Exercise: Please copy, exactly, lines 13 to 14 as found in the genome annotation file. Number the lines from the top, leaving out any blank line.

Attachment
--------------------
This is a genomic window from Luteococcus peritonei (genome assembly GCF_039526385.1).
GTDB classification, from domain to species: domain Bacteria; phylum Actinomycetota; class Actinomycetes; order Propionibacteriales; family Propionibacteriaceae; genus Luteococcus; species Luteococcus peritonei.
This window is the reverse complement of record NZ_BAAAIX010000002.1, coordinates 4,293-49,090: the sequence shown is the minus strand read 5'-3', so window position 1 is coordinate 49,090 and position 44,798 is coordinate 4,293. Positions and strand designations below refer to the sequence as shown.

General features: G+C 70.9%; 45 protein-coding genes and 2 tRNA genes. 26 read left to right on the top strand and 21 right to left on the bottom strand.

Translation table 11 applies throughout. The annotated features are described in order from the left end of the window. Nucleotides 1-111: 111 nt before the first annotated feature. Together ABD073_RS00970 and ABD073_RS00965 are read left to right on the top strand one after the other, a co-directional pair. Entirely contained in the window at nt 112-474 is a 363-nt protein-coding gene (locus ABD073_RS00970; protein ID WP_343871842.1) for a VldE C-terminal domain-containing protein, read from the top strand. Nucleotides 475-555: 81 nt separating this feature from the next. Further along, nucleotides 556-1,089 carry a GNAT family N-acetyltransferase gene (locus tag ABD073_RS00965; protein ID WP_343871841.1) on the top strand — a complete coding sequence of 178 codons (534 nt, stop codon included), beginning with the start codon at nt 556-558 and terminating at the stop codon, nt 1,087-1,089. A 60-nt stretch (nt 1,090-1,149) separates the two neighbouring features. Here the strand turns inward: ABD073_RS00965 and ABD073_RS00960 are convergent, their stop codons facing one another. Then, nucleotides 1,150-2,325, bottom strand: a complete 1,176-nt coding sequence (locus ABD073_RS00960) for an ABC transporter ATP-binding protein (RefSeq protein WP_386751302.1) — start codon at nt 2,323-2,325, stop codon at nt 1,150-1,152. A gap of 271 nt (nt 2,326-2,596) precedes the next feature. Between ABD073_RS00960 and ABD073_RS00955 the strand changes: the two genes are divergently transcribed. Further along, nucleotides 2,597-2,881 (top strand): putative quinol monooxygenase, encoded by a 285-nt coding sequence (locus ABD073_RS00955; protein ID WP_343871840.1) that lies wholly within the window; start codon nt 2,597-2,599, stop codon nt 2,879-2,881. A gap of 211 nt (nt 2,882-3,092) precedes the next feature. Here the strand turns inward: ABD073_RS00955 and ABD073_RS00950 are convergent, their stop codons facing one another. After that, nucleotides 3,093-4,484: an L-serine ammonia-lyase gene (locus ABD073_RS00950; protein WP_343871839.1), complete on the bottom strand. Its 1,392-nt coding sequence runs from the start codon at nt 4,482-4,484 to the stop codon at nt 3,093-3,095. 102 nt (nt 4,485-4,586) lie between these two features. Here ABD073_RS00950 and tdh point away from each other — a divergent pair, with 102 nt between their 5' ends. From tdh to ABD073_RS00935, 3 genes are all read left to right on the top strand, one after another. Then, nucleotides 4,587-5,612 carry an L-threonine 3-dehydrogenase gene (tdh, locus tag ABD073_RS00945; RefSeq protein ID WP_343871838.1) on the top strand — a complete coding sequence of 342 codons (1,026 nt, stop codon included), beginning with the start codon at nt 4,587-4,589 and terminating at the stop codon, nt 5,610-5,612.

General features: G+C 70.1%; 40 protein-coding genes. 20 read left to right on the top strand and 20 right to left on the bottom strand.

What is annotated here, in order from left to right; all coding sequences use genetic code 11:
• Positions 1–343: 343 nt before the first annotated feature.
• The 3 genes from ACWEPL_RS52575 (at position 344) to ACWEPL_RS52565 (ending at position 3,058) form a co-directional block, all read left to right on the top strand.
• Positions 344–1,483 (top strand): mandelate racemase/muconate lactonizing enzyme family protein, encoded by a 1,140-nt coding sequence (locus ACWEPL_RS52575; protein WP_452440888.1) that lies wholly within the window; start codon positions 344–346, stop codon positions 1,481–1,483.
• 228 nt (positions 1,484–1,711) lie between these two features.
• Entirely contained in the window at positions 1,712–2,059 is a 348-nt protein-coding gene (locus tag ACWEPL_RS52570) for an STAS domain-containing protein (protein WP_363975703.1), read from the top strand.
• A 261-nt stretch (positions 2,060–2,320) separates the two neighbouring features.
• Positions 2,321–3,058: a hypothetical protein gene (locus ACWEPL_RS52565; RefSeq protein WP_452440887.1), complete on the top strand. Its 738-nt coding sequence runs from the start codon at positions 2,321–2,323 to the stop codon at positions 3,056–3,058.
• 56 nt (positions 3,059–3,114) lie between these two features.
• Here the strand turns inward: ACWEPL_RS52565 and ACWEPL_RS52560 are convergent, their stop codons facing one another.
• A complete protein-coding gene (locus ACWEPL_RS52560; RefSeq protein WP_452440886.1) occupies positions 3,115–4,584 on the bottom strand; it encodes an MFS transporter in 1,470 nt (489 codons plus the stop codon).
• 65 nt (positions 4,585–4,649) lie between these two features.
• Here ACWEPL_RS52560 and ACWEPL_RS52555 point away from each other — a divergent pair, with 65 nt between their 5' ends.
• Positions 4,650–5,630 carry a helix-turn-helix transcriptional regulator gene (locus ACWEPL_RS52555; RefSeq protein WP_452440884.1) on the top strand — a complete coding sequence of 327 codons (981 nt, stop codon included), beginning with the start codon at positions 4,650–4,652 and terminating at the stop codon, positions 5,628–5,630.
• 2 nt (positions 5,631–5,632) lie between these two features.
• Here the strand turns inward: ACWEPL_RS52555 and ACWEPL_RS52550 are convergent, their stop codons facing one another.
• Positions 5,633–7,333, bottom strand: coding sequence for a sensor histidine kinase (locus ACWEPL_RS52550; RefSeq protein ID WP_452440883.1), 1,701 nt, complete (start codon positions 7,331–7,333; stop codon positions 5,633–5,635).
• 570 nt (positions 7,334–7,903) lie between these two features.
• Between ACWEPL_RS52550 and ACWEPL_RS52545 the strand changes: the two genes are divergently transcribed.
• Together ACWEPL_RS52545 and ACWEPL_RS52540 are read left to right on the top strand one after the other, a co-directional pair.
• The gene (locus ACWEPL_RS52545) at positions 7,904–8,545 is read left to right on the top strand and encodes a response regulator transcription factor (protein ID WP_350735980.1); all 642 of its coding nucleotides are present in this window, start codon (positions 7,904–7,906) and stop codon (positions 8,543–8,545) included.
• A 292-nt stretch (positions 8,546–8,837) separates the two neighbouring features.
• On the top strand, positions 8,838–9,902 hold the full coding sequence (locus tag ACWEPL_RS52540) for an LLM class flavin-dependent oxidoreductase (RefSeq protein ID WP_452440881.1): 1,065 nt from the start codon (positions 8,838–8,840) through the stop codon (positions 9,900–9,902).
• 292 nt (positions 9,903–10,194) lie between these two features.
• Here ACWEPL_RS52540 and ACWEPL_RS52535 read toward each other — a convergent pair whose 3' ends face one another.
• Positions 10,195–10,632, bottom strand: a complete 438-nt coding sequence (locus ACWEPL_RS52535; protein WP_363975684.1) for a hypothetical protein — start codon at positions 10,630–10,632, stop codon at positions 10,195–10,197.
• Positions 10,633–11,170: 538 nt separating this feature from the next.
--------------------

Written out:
• A 261-nt stretch (positions 2,060–2,320) separates the two neighbouring features.
• Positions 2,321–3,058: a hypothetical protein gene (locus ACWEPL_RS52565; RefSeq protein WP_452440887.1), complete on the top strand. Its 738-nt coding sequence runs from the start codon at positions 2,321–2,323 to the stop codon at positions 3,056–3,058.